A new world-wide survey of human saliva microbiomes, the various bacteria found in human saliva, conducted by Mark Stonking, a molecular anthropologist from the Max Planck Institute for Evolutionary Anthropology in Leipzig, Germany, shows that saliva could potentially be used as a unique authenticator for biometrics, according to an article from The Escapist.
In addition to potentially being capable of identifying an individual ,much like a fingerprint, testing ones saliva can also identify various genetic information such as lineage, age, allergies and discover whether or not the user is carrying certain diseases.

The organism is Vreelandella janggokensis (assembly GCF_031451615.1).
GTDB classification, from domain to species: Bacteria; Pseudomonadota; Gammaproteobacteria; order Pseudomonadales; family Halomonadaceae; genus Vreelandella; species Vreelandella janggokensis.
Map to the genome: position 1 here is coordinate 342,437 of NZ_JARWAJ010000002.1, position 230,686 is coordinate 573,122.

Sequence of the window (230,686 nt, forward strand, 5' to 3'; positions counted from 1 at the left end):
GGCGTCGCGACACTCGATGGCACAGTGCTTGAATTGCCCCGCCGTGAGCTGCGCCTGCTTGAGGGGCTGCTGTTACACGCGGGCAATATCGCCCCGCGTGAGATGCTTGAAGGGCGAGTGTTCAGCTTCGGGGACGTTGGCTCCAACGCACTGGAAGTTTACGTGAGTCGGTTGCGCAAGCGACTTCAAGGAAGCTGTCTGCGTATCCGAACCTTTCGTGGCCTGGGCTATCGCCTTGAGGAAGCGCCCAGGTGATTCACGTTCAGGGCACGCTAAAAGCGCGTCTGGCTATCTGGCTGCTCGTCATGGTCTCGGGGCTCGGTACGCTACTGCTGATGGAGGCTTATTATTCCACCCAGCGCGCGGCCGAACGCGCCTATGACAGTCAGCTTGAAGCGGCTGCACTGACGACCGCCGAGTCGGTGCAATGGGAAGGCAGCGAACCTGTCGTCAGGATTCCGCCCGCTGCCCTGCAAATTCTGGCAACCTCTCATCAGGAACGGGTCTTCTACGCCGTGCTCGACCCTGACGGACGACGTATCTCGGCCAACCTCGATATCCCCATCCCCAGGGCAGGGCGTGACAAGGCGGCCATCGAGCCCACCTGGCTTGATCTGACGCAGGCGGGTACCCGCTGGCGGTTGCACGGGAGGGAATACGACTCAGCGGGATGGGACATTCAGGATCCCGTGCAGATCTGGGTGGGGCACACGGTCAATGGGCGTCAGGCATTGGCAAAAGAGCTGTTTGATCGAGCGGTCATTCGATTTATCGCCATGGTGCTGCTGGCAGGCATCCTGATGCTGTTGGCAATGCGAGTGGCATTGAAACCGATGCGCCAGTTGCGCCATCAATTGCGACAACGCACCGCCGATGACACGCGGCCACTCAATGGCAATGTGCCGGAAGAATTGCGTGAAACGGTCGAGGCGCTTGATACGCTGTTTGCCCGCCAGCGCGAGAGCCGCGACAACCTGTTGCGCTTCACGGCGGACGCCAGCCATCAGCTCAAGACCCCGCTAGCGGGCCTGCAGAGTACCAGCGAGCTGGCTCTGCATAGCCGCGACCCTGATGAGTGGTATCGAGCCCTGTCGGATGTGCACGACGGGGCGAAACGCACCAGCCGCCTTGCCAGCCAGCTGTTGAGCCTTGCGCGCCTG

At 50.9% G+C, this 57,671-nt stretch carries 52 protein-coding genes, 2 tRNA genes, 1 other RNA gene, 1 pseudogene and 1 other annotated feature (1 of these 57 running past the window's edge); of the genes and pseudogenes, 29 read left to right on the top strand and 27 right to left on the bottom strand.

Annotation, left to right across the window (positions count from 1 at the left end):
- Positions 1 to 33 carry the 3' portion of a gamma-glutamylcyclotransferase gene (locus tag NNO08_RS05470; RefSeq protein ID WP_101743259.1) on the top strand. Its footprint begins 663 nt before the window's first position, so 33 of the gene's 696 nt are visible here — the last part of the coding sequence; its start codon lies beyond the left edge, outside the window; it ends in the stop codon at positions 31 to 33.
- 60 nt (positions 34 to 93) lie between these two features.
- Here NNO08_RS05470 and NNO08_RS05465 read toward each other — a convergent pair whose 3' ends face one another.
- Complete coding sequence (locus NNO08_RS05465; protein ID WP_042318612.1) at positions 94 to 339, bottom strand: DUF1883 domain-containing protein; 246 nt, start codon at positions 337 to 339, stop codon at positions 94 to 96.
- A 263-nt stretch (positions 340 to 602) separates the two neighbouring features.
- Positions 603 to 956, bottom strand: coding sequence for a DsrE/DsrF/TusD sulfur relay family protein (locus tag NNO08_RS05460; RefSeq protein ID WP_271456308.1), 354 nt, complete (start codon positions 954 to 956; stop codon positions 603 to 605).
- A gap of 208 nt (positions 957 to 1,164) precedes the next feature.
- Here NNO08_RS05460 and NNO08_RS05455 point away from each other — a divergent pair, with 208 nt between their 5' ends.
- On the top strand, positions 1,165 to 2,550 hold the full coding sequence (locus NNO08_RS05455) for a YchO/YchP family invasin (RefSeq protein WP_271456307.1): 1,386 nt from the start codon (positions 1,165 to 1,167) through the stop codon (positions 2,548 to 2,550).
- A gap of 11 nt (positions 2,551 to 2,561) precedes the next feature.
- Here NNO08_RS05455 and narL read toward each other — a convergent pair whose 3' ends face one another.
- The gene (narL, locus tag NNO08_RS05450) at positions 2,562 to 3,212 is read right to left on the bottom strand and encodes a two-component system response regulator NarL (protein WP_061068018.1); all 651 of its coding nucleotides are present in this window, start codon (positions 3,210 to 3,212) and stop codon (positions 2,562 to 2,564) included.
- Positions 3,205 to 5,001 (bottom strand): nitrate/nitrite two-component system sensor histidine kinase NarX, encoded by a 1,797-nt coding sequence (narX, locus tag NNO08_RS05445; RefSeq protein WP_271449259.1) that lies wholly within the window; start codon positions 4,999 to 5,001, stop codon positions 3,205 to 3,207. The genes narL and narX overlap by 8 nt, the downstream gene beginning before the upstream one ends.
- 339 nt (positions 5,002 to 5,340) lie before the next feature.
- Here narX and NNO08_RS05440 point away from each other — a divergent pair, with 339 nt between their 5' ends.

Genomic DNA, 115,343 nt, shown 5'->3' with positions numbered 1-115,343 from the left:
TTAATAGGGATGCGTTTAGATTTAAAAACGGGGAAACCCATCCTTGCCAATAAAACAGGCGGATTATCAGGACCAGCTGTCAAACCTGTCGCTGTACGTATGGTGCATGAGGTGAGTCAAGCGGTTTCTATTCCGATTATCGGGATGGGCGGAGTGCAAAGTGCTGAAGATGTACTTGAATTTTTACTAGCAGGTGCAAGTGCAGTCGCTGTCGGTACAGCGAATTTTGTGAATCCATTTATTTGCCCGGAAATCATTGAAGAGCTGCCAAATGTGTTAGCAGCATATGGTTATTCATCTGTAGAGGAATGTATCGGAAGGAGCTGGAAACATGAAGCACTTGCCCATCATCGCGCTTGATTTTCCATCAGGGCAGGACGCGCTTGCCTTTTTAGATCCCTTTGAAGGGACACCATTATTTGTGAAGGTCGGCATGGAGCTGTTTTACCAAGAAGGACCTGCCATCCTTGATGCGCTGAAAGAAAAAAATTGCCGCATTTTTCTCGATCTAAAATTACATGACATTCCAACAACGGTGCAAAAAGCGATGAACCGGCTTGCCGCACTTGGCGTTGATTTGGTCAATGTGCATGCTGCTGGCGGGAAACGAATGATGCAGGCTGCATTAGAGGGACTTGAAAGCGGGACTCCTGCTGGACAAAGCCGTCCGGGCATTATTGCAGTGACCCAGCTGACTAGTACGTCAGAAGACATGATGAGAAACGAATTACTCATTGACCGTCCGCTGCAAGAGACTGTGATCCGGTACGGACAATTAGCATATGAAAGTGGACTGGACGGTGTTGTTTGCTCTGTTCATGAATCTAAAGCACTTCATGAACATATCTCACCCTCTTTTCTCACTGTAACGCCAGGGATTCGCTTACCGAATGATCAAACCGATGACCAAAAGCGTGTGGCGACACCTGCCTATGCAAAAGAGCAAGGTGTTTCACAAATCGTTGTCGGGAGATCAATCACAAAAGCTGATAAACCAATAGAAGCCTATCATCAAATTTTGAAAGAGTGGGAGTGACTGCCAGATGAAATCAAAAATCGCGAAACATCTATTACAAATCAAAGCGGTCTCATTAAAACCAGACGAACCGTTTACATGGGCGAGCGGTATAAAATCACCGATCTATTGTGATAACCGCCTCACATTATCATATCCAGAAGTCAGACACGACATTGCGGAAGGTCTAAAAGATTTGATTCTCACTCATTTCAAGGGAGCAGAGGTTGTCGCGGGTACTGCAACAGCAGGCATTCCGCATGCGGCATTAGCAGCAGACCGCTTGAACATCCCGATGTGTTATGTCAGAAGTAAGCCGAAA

While one thought on this is that saliva could possibly be used as another form of biometric identification for various security and access control purposes, the largest opportunity lies within its medical identification purposes. Potentially, an unconscious patient in an emergency room would only need to give a saliva sample for a doctor to gather vital information such as medical allergies and other pre-existing conditions.
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